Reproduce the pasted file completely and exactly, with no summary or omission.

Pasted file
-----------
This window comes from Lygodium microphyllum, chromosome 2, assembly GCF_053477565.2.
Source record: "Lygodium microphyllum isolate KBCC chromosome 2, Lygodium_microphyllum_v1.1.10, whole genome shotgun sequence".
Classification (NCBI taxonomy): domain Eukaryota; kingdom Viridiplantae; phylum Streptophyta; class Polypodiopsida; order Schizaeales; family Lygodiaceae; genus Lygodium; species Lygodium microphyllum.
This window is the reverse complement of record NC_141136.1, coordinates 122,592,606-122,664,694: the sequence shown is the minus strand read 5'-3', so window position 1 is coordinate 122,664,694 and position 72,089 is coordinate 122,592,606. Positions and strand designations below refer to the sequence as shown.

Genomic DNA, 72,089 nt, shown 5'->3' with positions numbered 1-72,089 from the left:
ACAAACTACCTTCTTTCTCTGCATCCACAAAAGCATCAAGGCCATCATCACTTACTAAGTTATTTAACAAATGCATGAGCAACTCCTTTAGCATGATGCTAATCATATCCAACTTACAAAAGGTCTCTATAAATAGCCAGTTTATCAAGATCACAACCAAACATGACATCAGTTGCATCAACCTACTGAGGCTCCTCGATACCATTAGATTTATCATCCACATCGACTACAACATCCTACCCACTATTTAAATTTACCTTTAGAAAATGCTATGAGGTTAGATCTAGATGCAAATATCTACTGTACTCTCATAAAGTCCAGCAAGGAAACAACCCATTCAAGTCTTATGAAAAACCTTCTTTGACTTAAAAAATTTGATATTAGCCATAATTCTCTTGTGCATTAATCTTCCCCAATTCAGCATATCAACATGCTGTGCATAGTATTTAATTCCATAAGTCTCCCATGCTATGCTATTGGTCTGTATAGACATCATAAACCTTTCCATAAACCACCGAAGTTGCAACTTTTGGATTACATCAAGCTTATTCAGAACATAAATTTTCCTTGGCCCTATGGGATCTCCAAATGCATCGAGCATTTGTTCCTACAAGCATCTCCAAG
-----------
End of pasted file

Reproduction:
This window comes from Lygodium microphyllum, chromosome 2, assembly GCF_053477565.2.
Source record: "Lygodium microphyllum isolate KBCC chromosome 2, Lygodium_microphyllum_v1.1.10, whole genome shotgun sequence".
Classification (NCBI taxonomy): domain Eukaryota; kingdom Viridiplantae; phylum Streptophyta; class Polypodiopsida; order Schizaeales; family Lygodiaceae; genus Lygodium; species Lygodium microphyllum.
This window is the reverse complement of record NC_141136.1, coordinates 122,592,606-122,664,694: the sequence shown is the minus strand read 5'-3', so window position 1 is coordinate 122,664,694 and position 72,089 is coordinate 122,592,606. Positions and strand designations below refer to the sequence as shown.

Genomic DNA, 72,089 nt, shown 5'->3' with positions numbered 1-72,089 from the left:
ACAAACTACCTTCTTTCTCTGCATCCACAAAAGCATCAAGGCCATCATCACTTACTAAGTTATTTAACAAATGCATGAGCAACTCCTTTAGCATGATGCTAATCATATCCAACTTACAAAAGGTCTCTATAAATAGCCAGTTTATCAAGATCACAACCAAACATGACATCAGTTGCATCAACCTACTGAGGCTCCTCGATACCATTAGATTTATCATCCACATCGACTACAACATCCTACCCACTATTTAAATTTACCTTTAGAAAATGCTATGAGGTTAGATCTAGATGCAAATATCTACTGTACTCTCATAAAGTCCAGCAAGGAAACAACCCATTCAAGTCTTATGAAAAACCTTCTTTGACTTAAAAAATTTGATATTAGCCATAATTCTCTTGTGCATTAATCTTCCCCAATTCAGCATATCAACATGCTGTGCATAGTATTTAATTCCATAAGTCTCCCATGCTATGCTATTGGTCTGTATAGACATCATAAACCTTTCCATAAACCACCGAAGTTGCAACTTTTGGATTACATCAAGCTTATTCAGAACATAAATTTTCCTTGGCCCTATGGGATCTCCAAATGCATCGAGCATTTGTTCCTACAAGCATCTCCAAG